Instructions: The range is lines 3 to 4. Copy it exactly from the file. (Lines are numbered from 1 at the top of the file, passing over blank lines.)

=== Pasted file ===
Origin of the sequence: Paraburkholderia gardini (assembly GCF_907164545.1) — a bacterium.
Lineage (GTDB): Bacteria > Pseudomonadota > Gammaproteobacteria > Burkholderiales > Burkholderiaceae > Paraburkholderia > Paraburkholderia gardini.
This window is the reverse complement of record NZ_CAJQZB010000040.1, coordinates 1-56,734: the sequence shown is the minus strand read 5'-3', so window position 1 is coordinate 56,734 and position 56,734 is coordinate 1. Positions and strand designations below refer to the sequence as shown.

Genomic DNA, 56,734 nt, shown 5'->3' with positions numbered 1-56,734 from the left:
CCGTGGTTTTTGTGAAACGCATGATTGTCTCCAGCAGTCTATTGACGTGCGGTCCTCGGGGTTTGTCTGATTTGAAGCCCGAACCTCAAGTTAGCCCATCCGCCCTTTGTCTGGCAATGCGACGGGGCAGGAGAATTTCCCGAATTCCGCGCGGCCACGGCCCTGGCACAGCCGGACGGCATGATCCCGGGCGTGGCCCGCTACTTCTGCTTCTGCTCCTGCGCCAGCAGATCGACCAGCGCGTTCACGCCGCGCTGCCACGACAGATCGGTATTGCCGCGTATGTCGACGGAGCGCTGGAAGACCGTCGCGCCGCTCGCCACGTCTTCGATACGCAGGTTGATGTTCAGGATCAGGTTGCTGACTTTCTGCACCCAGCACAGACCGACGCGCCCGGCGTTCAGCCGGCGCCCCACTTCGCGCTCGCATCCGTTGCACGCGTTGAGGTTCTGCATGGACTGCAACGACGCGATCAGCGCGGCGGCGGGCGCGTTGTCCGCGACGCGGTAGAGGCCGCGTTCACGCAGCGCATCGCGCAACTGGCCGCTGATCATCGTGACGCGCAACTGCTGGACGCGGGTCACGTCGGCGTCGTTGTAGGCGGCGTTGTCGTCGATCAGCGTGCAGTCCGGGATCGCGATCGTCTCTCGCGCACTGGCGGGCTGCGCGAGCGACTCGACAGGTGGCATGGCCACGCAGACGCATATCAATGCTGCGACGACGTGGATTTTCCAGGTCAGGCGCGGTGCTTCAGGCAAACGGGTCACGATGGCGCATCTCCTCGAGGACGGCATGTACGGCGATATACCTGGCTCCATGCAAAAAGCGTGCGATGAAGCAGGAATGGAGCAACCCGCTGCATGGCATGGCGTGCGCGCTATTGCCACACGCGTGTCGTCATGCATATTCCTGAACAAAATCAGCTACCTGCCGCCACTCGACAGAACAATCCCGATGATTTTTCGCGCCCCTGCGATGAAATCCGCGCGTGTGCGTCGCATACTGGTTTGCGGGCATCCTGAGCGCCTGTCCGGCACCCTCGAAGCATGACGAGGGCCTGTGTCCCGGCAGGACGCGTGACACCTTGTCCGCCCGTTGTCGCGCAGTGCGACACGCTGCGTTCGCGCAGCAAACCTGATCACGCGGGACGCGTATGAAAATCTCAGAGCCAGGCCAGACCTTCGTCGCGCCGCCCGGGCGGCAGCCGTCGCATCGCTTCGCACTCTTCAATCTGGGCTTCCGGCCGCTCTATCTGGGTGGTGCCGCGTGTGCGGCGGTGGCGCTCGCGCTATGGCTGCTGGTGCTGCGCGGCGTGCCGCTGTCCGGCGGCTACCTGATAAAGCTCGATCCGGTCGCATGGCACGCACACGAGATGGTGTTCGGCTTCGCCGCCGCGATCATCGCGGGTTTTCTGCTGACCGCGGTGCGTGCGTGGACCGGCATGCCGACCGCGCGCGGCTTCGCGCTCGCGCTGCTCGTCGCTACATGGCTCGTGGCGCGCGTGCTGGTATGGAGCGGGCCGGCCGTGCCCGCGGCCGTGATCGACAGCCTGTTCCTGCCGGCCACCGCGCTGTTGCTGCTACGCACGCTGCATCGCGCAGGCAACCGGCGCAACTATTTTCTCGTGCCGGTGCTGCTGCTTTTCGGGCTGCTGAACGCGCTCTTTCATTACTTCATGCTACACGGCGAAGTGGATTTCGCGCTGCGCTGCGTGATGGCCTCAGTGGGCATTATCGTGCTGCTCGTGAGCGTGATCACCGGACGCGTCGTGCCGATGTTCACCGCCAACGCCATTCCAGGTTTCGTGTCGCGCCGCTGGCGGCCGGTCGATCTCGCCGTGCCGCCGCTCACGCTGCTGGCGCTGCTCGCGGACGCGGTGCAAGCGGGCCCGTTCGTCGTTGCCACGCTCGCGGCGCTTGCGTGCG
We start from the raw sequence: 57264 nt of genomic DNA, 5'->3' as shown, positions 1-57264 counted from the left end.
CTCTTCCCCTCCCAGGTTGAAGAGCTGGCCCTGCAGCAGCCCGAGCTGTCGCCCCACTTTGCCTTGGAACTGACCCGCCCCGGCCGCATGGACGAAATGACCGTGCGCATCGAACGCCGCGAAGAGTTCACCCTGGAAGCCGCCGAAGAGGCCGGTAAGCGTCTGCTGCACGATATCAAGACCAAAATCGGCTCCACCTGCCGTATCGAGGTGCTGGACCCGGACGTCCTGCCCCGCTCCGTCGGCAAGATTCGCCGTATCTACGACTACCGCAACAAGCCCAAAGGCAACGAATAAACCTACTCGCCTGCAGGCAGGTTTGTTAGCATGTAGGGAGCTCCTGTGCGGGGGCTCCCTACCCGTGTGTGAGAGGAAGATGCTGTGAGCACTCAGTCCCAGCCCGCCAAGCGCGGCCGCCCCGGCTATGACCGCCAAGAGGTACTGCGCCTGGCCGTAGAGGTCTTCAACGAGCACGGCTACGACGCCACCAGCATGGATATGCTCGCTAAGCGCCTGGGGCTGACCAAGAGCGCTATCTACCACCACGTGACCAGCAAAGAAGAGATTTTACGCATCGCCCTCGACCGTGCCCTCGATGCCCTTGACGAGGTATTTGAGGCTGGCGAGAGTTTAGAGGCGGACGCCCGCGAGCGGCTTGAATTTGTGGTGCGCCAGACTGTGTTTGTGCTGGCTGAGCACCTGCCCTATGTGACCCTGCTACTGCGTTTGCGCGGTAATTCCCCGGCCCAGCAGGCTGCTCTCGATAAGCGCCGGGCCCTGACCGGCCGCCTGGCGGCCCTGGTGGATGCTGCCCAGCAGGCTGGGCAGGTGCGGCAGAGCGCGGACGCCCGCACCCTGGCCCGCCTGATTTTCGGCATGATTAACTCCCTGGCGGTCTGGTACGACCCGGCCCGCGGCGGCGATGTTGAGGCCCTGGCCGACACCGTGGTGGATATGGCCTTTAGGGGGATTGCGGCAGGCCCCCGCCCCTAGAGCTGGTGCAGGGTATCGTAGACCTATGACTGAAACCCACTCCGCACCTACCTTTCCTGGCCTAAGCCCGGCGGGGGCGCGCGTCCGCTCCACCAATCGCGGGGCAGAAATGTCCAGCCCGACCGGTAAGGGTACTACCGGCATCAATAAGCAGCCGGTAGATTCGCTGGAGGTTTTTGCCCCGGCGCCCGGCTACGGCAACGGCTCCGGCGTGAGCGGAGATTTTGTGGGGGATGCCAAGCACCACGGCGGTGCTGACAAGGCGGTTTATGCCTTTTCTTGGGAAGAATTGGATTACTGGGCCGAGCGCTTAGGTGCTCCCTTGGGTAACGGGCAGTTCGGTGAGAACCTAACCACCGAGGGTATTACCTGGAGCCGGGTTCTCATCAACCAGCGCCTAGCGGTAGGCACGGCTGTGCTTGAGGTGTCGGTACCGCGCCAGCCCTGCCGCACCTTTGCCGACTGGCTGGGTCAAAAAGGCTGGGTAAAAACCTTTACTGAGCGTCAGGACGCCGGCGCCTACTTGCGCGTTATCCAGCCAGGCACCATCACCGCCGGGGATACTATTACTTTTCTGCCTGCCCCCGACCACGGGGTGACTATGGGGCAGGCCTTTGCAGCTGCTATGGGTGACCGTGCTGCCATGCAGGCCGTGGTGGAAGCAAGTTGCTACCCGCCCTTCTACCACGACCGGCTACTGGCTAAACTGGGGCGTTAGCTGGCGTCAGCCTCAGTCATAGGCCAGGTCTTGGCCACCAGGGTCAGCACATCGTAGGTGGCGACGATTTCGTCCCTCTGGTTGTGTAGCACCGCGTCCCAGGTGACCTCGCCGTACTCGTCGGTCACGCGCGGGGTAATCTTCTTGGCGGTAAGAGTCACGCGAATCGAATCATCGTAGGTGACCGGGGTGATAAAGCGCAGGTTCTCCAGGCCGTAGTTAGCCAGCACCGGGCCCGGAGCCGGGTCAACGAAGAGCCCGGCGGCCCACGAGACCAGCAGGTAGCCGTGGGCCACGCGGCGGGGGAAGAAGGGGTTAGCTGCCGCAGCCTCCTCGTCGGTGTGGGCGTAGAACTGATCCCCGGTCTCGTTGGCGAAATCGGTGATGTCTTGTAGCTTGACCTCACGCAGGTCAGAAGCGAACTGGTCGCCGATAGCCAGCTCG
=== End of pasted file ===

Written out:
This window is the reverse complement of record NZ_CAJQZB010000040.1, coordinates 1-56,734: the sequence shown is the minus strand read 5'-3', so window position 1 is coordinate 56,734 and position 56,734 is coordinate 1. Positions and strand designations below refer to the sequence as shown.

Genomic DNA, 56,734 nt, shown 5'->3' with positions numbered 1-56,734 from the left: